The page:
NFL WR rankings: Who’s better, Tyreek Hill or Justin Jefferson?

It’s hard not to look at the wide receivers in today’s NFL without concluding we’re truly spoiled. It could easily be argued the position has never been stronger at the very top; nor has it been deeper throughout the league. Cooper Kupp is coming off the receiving triple crown and an Offensive Player of the Year Award. Even before his ankle injury, it would have been difficult to argue he was the league’s best receiver. Let that sink in.

FOX Sports’ crew of NFL writers took on the difficult task of differentiating between the league’s very best wide receivers. Each writer ranked their best 10 based on their confidence in each wide receiver’s ability (with good health assumed) in a hypothetical game right now. A first-place vote merited 10 points in our methodology and descended from there, down to a single point for 10th place. We then combined the scores to determine our rankings. Yes, the top two receivers were quite close.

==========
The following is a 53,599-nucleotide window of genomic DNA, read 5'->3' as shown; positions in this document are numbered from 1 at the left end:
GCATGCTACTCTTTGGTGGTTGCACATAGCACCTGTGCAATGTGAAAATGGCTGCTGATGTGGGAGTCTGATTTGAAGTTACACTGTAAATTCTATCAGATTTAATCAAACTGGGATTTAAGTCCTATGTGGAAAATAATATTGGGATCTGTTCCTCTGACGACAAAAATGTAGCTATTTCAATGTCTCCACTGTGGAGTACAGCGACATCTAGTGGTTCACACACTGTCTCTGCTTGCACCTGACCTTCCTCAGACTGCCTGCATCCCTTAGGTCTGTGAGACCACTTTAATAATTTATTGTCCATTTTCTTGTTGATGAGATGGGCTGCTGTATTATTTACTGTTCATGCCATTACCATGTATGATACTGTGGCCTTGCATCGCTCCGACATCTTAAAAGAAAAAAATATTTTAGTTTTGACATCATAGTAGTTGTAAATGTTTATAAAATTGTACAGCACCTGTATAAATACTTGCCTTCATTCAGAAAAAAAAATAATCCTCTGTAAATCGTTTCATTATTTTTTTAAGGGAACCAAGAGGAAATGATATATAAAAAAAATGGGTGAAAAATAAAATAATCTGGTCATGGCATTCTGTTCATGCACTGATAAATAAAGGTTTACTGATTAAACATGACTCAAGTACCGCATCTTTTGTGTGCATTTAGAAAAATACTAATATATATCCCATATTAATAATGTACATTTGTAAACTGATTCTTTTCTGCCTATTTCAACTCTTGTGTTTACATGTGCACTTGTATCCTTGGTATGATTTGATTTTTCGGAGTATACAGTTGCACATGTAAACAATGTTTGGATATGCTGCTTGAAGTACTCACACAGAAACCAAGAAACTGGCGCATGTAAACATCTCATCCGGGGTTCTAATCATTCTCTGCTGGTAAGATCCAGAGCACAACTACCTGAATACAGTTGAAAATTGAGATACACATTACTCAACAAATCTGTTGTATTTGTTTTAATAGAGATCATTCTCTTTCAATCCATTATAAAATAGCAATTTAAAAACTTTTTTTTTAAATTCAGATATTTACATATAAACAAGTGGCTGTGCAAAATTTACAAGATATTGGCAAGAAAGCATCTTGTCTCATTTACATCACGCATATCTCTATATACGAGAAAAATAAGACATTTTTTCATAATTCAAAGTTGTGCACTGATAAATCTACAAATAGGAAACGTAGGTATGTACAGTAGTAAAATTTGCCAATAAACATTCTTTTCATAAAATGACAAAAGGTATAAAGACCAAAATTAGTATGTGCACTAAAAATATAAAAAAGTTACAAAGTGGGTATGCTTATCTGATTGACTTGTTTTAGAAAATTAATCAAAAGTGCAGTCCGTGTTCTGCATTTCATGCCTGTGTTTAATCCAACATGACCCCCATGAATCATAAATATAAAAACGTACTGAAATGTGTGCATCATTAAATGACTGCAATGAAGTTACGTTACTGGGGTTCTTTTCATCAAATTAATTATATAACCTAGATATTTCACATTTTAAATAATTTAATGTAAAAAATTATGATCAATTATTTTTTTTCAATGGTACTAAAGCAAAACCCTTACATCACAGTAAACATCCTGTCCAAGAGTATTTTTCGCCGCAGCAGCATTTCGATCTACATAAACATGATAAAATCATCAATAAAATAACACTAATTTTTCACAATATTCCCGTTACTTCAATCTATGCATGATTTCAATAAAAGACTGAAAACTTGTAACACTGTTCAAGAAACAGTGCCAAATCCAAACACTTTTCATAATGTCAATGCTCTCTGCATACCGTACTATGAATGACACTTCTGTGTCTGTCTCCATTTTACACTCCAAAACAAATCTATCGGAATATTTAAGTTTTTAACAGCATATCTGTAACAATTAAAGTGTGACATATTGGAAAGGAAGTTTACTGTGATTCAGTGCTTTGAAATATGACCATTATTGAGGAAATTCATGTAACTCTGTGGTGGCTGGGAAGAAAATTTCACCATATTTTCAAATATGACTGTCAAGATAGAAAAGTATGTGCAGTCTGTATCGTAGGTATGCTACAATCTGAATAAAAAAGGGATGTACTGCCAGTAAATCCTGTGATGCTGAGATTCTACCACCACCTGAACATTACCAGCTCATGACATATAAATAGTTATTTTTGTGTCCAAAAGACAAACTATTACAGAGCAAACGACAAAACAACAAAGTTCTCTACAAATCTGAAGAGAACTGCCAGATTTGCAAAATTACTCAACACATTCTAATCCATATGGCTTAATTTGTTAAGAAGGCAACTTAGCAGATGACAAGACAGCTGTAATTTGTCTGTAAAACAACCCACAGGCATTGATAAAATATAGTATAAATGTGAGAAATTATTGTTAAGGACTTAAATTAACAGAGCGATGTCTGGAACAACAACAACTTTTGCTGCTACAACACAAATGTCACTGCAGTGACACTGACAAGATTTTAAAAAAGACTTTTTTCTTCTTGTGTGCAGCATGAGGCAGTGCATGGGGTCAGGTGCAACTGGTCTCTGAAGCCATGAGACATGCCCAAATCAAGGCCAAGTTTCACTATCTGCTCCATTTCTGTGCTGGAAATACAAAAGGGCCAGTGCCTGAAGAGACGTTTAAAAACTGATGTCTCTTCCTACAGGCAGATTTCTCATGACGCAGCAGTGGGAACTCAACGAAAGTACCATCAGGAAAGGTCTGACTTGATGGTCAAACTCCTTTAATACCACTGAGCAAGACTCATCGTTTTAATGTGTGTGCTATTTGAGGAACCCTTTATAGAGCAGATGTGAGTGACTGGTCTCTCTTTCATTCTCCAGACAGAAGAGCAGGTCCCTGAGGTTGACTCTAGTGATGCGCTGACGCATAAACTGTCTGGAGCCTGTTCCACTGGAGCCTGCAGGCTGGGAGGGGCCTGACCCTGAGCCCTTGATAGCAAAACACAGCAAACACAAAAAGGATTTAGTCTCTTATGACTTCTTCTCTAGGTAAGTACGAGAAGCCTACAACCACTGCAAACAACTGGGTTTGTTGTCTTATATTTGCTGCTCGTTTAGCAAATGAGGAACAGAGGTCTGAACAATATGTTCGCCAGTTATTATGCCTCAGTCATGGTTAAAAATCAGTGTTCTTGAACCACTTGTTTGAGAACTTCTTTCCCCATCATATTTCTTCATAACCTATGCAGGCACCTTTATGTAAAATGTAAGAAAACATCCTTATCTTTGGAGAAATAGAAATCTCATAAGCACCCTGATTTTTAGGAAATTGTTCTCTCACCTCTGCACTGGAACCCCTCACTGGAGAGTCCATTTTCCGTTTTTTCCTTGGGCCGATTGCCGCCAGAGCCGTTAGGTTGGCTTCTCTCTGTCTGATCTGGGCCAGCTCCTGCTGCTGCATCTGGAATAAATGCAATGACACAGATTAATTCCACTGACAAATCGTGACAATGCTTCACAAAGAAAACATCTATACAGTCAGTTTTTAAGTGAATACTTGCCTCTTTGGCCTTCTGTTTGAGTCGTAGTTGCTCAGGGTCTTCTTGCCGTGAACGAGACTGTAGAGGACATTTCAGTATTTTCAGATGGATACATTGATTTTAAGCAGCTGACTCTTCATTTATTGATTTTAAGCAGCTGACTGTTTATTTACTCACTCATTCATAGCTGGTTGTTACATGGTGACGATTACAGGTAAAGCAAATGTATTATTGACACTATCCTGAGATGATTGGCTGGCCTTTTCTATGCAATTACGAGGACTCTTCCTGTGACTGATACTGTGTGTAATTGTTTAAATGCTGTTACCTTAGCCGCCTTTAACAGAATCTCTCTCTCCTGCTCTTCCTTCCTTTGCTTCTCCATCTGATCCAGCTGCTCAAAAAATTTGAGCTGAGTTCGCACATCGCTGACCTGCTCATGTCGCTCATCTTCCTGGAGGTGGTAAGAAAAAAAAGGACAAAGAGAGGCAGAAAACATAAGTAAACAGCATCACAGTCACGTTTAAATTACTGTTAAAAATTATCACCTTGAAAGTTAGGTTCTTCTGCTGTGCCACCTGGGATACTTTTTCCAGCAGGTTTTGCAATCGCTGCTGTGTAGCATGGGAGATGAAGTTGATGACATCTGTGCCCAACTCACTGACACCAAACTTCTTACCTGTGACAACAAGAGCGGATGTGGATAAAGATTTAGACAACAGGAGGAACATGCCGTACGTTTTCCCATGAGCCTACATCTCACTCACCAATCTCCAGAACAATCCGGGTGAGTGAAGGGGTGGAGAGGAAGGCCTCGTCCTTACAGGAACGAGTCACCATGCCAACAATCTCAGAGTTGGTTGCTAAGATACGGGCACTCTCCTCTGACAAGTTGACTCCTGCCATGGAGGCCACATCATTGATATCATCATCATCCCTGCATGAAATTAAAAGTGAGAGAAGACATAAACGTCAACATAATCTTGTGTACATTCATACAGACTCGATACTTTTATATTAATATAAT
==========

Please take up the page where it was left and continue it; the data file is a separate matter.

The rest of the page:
1. Tyreek Hill, Miami Dolphins

Let’s not be prisoners of the moment. Yes, Justin Jefferson was sensational in Minnesota’s OT win over Buffalo last week. But Hill leads the NFL in targets (106), receptions (81) and receiving yards (1,148). And Hill has been a big part of making the Miami Dolphins an explosive offense with his arrival in South Beach. Eric D. Williams

There’s a case that Tyreek Hill could be the MVP this season. He has transformed Tua Tagovailoa and the Dolphins offense. Not many receivers can leave a Hall of Fame QB and be the same player. Look at Davante Adams. Geoff Schwartz

Justin Jefferson, Minnesota Vikings

There’s no denying Hill’s impact, especially as he’s doing this without Patrick Mahomes. But it’s hard to argue against Jefferson’s incredible blend of route running, hands and big-play ability. If he’s not the best in the league right now, his day is coming. David Helman

Especially after this past weekend in Buffalo, Jefferson is top-two — and I don’t think he’s two. Not only does Jefferson make that catch, routinely making circus-level acrobatics look easy, he comes up clutch when quarterback Kirk Cousins needs him most. Jefferson has six games this season over 100 yards and just set a new single-game high of 193 on 10 catches against the Bills. Plus! He blocks! The start of Minnesota’s comeback in Buffalo was an 81-yard touchdown run by running back Dalvin Cook, and it was Jefferson’s block that got him one-on-one with the Bills defender, whom he beat easily all the way to the house.Carmen Vitali